The swine flu pandemic is over

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So sayeth the World Health Organization (WHO)—and they should know, since they were the ones who declared a full, phase six-level pandemic a little more than a year ago. Now it’s done—this morning WHO head Dr. Margaret Chan announced that the group’s emergency committee of top flu experts had convinced her that the pandemic had largely run its course. At this point the virus has spread so far that many people in all age groups have some immunity to the microbe, even as  transmissions of other flu viruses—like the H3N2 that was the dominant strain before H1N1/A appeared—are rising again. After the deaths of at least 18,449 people worldwide—and likely far more—since the pandemic began in April 2009,  it was time to stand down.

That doesn’t mean that the H1N1/A virus that caused the pandemic has disappeared. It’s still out there, and it’s still infecting people. But a pandemic occurs when a new virus can rapidly spread among a population that has little to no immunity to it. That’s not the case with H1N1/A any longer—the pattern of infection should resemble that of normal seasonal flu, with some people still immune and some falling ill.

Given the almost hysterical volume of the early media reports when H1N1/A first appeared—and TIME doesn’t entirely escape blame—the reaction to the pandemic might seem over the top. Indeed, governments have already been dumping stocks of unused H1N1/A vaccine—the same vaccine citizens were clamoring for a year ago. There have been repeated complaints that the WHO overhyped the pandemic, and an investigation by the British Medical Journal published in June alleged that key scientists advising the WHO on the pandemic also received paid work for pharmaceutical companies that sold flu antiviral drugs and vaccines. (The WHO responded that commercial interests had no impact on pandemic response planning.)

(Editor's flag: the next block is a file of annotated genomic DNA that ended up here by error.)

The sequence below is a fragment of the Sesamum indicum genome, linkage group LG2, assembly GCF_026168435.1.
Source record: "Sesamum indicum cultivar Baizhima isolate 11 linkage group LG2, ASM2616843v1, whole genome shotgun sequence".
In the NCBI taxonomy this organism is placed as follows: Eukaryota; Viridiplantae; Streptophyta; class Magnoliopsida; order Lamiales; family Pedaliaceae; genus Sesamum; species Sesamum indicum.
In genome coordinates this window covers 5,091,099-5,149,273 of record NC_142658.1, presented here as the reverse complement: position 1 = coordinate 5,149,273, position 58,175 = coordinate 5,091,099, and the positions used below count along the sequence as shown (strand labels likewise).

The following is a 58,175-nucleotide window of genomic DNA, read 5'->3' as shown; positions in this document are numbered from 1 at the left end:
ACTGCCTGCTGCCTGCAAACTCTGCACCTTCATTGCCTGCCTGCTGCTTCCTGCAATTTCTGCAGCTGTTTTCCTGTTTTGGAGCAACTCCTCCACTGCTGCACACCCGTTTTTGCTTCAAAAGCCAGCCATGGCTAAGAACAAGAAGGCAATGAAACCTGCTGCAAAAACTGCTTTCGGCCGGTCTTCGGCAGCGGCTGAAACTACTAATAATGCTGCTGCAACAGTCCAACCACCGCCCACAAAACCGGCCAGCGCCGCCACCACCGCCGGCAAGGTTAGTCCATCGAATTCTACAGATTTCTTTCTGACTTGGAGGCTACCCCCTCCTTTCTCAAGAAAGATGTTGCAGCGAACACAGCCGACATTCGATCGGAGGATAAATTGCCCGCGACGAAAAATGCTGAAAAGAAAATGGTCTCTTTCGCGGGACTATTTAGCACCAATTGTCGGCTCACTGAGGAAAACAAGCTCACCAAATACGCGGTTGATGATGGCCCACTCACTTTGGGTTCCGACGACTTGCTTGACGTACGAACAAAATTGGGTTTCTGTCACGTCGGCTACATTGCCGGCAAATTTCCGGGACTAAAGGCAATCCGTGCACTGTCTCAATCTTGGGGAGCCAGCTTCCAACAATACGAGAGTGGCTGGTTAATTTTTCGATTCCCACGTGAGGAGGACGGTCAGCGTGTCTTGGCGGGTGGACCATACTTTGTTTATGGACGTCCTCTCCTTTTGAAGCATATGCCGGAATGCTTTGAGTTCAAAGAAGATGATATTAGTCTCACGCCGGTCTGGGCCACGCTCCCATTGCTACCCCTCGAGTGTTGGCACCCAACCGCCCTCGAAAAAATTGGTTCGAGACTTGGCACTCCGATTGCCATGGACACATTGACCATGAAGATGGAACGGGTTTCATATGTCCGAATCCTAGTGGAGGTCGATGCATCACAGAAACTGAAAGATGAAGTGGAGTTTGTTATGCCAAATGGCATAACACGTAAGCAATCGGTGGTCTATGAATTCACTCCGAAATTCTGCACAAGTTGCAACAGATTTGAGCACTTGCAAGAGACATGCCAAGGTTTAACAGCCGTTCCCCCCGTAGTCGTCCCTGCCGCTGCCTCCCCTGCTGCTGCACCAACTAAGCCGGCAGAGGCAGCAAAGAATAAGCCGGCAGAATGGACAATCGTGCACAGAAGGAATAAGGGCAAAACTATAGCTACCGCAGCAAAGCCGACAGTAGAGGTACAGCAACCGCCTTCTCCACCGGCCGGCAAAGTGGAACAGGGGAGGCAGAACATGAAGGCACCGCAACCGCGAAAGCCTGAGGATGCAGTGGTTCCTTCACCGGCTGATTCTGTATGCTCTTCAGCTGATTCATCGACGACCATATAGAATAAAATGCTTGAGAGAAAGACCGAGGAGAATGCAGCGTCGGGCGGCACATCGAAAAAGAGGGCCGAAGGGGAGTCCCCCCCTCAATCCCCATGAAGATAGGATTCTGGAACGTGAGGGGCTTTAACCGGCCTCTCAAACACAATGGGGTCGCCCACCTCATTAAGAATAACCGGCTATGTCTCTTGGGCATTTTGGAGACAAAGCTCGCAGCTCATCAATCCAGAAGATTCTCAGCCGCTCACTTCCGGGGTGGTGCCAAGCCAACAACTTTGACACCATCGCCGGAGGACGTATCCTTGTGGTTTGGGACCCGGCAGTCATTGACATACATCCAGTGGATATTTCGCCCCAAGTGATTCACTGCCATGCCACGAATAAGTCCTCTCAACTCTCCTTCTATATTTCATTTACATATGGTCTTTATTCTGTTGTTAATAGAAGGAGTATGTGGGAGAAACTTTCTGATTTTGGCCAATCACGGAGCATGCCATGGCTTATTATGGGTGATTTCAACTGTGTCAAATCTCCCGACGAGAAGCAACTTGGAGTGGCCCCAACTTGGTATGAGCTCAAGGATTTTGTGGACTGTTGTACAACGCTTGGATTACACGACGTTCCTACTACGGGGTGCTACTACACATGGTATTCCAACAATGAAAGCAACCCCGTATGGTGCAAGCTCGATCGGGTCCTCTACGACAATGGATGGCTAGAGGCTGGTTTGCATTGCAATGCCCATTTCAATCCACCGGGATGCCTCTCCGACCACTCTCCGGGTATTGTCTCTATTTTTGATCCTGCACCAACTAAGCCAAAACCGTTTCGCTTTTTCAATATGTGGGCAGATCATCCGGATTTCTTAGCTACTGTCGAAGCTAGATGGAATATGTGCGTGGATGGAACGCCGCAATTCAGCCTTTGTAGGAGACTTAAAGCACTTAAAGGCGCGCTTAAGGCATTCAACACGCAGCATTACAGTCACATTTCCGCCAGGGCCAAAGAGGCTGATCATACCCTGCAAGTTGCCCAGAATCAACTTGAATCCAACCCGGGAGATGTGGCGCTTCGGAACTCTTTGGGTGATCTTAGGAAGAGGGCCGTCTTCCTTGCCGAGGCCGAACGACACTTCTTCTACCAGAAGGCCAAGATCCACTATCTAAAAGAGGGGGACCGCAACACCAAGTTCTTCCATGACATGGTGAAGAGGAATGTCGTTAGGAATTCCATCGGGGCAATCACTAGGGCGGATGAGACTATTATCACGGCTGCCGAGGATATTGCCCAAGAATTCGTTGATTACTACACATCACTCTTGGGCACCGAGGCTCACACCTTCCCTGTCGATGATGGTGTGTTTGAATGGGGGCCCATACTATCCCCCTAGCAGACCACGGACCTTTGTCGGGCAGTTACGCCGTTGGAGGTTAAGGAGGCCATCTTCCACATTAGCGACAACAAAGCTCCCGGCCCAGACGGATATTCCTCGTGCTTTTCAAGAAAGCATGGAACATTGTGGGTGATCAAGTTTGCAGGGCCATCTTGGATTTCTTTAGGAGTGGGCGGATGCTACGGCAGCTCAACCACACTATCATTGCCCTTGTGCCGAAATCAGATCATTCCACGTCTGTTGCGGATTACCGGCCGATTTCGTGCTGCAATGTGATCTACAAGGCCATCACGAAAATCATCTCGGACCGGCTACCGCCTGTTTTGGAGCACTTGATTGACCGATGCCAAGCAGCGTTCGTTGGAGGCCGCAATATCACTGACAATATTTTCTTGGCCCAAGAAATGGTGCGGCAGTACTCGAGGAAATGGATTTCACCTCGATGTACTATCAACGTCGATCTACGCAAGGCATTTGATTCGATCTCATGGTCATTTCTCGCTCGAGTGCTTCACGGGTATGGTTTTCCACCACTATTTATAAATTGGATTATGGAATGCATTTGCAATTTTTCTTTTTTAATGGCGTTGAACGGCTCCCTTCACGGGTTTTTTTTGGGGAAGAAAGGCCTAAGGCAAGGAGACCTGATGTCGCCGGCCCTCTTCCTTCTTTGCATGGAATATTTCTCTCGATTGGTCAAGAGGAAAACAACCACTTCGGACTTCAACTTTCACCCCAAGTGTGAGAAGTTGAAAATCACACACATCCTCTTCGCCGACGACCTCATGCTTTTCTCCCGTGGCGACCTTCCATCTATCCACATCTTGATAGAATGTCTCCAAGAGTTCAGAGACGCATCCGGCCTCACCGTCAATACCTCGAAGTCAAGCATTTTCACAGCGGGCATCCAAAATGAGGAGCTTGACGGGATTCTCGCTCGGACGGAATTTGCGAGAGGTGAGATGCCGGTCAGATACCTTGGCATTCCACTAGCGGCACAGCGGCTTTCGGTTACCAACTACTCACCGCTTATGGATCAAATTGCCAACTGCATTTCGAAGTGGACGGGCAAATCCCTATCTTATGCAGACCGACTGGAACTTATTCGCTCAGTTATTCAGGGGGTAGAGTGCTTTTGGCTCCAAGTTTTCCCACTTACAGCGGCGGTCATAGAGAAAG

But while the WHO might have appeared to overdo H1N1/A, given how generally weak it turned out to be—though it worth remembering that this virus did strike young victims at an unusually high rate—in reality there was little way of knowing that it wouldn’t get worse, as Chan said this morning:

Pandemics are unpredictable and prone to deliver surprises. No two pandemics are ever alike. This pandemic has turned out to be much more fortunate than what we feared a little over a year ago.This time around, we have been aided by pure good luck. The virus did not mutate during the pandemic to a more lethal form. Widespread resistance to oseltamivir did not develop. The vaccine proved to be a good match with circulating viruses and showed an excellent safety profile.

Thanks to extensive preparedness and support from the international community, even countries with very weak health systems were able to detect cases and report them promptly.

Had things gone wrong in any of these areas, we would be in a very different situation today.

For now, flu hunters will go back to looking for the next new strain, the another new mutation. And there’s no guarantee that the next time we’ll get off so lightly.